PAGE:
As we continue to struggle with isolation, fears surrounding Covid-19, too much information, the lack of information, and misinformation I offer this prayer as we all journey the road together.

Ruth Jewell, ©April 28, 2020

Photo: Bryce Thompson Arboretum, Arizona, 2005, by Ruth Jewell.

A Walk in the Woods

Today, I went into the woods
cool shadows covered me
soft breezes kissed me
my footsteps muffled by last year’s leaves
I breathe deeply
scents of leaf, violet, and damp earth surround me
robin, finch, and woodpecker serenade me
rabbit, doe, and fox walk beside me.
I walked in the woods today
creation sang her glory
life in all her splendor surrounded me
The Creator held me in her arms

Ruth Jewell, ©April 14, 2020
Photo: The Guardian of the Woods

Parody on the 23 Psalm

Today is a Palm Sunday unlike those we’ve ever had before. However, sometime the Creator tells us to take a moment to remember that in the universe, and world we create together, things often go awry. Nature has her own way of being and we have ours and it is in the balance between the two that we find life. Yet in all of the chaos of life we are not alone. They/Them will not let us travel this road alone, the creator is always walking along beside us, just like the shepherd is always with his flock.

This poem was written by my Grandfather during the height of the depression, another time of crises and chaos.  May it bring you peace during this Holy Week.

In pastures green? Not always:
Sometimes thou who knoweth best,
In kindness leadeth me
In weary ways,
Where heavy shadows be.

And by still waters? No, not always so:
Oft times the heavy tempests
Round me blow
And o’er my soul
The waves and billows go.

But where the storm beats loudest,
And I cry aloud for help,
Thou standeth by,
And whispers to my soul
“Lo, it is I.”

So where He leads me I can safely go,
And in the blest here after
I shall know,
Why, in His wisdom,
He hath led me so

Rufus G. Miller, written 1936, ©Ruth Jewell, April 16, 2013
(My grandfather loved roses, and the rose picture is one I took at Buchart Gardens Vancouver Island BC, in 2016)

(Rufus Miller was my grandfather and a poet.  My mother found this written on the back of a 1936 bulletin from the Christian Temple, Christian Church (Disciples of Christ), Lorain, Ohio in about 1962, among the belongings of my grandmother, Edith Miller, following her death.)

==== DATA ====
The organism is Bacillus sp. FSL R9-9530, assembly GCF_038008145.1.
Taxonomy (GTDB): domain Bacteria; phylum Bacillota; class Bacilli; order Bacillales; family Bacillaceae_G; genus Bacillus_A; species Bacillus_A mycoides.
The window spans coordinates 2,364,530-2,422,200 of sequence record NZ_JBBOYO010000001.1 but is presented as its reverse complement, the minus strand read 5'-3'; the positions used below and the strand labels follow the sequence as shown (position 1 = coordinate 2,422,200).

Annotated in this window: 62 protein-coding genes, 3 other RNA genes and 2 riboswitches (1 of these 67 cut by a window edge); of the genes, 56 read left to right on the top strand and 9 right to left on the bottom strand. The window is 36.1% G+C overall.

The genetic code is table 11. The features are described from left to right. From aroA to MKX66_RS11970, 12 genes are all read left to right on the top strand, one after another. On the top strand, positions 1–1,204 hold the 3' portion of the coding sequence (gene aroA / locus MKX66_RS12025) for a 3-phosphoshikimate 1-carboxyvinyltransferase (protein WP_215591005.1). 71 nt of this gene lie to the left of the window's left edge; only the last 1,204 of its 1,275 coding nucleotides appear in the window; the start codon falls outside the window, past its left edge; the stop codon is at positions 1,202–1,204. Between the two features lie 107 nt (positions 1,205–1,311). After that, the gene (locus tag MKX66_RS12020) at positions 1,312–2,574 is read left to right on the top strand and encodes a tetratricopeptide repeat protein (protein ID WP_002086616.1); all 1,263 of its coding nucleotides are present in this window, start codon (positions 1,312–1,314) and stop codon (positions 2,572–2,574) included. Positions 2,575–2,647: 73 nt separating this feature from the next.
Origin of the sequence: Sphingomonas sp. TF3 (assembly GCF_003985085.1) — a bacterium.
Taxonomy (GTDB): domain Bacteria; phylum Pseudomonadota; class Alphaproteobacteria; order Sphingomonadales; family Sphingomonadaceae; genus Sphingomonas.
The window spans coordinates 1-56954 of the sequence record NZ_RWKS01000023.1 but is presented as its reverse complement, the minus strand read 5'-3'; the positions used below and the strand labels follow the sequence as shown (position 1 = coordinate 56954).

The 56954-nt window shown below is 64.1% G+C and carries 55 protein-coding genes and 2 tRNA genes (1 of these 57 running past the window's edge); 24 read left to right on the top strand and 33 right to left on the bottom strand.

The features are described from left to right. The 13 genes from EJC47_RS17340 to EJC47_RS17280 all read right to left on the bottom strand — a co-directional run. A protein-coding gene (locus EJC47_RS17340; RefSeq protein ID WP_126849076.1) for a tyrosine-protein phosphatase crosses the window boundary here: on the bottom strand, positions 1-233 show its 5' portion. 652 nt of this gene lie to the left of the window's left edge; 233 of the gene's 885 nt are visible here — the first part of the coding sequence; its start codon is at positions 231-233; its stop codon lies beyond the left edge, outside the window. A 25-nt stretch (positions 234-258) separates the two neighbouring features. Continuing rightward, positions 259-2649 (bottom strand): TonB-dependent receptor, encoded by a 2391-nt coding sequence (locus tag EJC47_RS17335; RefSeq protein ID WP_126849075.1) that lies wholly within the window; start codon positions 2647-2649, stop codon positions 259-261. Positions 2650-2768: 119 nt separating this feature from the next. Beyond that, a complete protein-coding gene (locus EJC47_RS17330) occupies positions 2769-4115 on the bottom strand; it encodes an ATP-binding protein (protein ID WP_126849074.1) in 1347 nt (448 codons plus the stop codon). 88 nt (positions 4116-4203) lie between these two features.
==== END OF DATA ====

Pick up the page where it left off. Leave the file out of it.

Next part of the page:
I Thought I saw You

I thought I saw you
down there at the end of the lane.
Was it you I saw
holding a violet to you breast?
Was it you I saw
gazing into the distant hills
with such a far away look?
Were you waiting
for someone you love
to come and hold you?

I thought I saw you
down there at the end of the lane.
Was it you with tears
filling your eyes?
Did I see you reach
into emptiness hoping
someone would reach back?

I thought I saw you
down there at the end the lane
waiting for someone.
I saw you kneel in the grass
with violets all around and
I watched you pray.
As you stand and walk away
I prayed for you.

My spirit reaches out to you,
surrounding you, supporting you,
loving you, sending your heart strength.
It is all I have to offer
I cannot promise
all will be well.
I can only watch and guard.
I can only send courage and walk with you,
wait with you.
I cannot give you all you want.
All I can give, from my end of the lane,
is love and hope.

Ruth Jewel, ©March 16, 2020
Photo: The Guardian of the Woods

House of Worship

. . . Long ago, Long ago

Long ago this was a great house of worship
Men came from far and wide
To hear powerful leaders speak of God

. . . Today, Today

Today I am old and only my bones remain
The grass, the flowers, the trees worship here now
Fox, and mice, and birds all congregate

. . . Now, Now

Now sermons are the gentle whispers of wind and rain
Mice lead with tiny voiced prayers
Wrens lead a choir of sparrows and finches

. . . Prayer, Prayer’s

No more the loud prayers for men’s pride
Now there is a gentle offering of gratitude and
The Creator’s voice, the world’s hope, and the prayer for another day

Ruth Jewell, ©March 9, 2020
Photo: The Guardian of the Woods, March 3, 2020